“My dad thought I knew how to read music, so he kept giving me pieces to play,” Toledo told me, “but what I was doing was just listening to him play and then trying to imitate it myself, and that got harder and harder as the pieces got harder and harder until eventually I just broke down crying one day at the piano, and it all came out that I didn’t know how to read music… I think it’s indicative of my personality that even as a child I would hide my weaknesses from everyone as long as I could.”

Ironically, baring his weaknesses is now the basis of Toledo’s career. He is an excellent musician but an even better lyricist. The emotional intelligence, wordplay, and atypical structure of his un-obnoxiously confessional lyrics are stunningly mature for someone so young, and these are certainly the main draw for most of his fan base. On his Bandcamp, each song is linked to its lyrics; they’re good enough to read even without the music. His super long, emotional Arab Strap-style monologues are the highlight of his discography, though unfortunately none made their way onto Teens of Style.

Teens of Style is a decent Car Seat Headrest primer, but the compilation doesn’t capture the full appeal of either his touchstone 2011 album Twin Fantasy or 2014’s How to Leave Town, which have the best gems of Toledo’s depressive quips, such as, “I don't hate myself / I tolerate myself / I wish I was someone else / but it seems too stupid to mention / I know I'll be ripped in heaven,” and the most compelling musical composition.

Teens of Style definitely seems like a retrospective, not a “Best Of,” but it still has the Car Seat sound and lyrical quality that will (hopefully) beguile a wider audience for Toledo’s past work and the forthcoming Teens of Denial. In the past, Toledo drew upon his teenage angst, and it’s exciting to anticipate work that will come from a place of post-college, adult angst.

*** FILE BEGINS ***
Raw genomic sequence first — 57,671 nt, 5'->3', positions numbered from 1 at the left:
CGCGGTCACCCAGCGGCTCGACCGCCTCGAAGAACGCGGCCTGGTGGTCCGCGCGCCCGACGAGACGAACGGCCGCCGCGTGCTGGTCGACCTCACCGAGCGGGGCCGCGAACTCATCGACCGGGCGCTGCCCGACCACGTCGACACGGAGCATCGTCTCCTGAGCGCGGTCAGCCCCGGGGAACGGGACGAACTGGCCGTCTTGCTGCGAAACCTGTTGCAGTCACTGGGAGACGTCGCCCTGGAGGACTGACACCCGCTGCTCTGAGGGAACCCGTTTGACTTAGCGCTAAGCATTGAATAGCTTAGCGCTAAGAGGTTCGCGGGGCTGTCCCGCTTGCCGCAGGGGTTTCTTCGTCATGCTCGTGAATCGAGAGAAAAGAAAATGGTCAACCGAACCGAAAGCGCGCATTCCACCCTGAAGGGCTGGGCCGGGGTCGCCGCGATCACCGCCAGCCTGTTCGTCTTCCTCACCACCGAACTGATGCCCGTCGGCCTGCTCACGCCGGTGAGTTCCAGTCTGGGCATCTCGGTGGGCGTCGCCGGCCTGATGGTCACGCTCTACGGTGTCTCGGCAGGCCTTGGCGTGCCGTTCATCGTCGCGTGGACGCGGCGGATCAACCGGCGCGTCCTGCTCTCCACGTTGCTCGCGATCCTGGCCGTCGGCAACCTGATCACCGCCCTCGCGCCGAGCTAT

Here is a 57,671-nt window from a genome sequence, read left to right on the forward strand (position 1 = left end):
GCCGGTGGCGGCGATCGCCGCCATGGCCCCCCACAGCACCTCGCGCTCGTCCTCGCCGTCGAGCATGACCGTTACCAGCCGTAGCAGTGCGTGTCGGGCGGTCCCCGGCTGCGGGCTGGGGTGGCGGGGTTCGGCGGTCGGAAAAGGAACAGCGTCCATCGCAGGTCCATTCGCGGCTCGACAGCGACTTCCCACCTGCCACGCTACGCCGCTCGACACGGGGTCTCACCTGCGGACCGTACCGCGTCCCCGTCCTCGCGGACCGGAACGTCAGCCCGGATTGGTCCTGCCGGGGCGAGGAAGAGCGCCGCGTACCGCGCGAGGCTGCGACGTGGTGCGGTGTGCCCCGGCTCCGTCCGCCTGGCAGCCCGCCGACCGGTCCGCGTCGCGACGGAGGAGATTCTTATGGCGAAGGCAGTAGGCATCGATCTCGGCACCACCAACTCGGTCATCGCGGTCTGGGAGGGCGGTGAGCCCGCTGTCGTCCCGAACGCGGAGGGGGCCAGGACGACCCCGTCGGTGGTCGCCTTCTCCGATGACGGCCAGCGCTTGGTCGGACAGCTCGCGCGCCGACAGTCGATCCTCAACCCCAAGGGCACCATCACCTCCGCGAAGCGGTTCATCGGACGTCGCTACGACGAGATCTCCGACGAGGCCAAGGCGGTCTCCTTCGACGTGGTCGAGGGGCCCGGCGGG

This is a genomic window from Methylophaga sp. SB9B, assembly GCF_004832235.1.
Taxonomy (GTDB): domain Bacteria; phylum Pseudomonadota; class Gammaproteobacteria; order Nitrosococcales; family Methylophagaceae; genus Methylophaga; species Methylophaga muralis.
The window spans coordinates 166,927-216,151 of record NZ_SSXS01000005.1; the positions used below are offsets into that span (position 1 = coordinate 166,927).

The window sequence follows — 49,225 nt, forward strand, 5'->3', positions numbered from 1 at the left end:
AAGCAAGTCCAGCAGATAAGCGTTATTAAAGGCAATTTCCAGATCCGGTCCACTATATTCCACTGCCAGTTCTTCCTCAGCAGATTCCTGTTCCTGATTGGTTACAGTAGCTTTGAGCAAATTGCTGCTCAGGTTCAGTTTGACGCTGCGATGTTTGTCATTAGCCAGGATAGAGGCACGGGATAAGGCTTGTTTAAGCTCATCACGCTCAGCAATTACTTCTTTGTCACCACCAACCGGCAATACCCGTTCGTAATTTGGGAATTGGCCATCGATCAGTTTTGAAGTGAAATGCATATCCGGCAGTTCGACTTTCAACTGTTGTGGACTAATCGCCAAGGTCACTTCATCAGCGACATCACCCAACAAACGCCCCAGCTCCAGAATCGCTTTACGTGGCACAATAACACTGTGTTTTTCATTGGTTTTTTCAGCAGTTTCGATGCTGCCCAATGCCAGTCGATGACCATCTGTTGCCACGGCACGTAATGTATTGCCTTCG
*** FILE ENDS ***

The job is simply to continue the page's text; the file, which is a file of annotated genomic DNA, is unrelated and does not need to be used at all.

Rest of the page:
“I don’t think it’s that I have fewer negative emotions now, but that my negative emotions are more complex and rich now,” he told me. “You grow out of a phase where you’re like, ‘I’m feeling angry cause my parents told me to turn the music down,’ and you’re in the phase, ‘I’m signed to a record label and I have thousands of dollars in my bank account and I need to make an album that sells thousands of copies…’ It turns into all this complicated stuff in your life and you can’t possibly feel one way about any of it, so you just sort of become an observer of your own emotional state rather than being entrenched in it.”

Toledo’s world has gotten larger with every album, and Teens of Style will be the biggest expansion yet. And if the house he built around his feelings and ideas can’t support this high-profile label leap, Toledo’s already written the perfect Car Seat Headrest epitaph in Twin Fantasy’s “Cute Thing:” “He died in an explosion / Of mixed media and poorly written reviews / And some stammering drunk who tried to tell him how good his shit was.”

Cate McGehee is a writer living in Seattle. Follow her on Twitter.

Cecilia Corsano-Leopizzi is a photographer living in Seattle. Follow her on Twitter.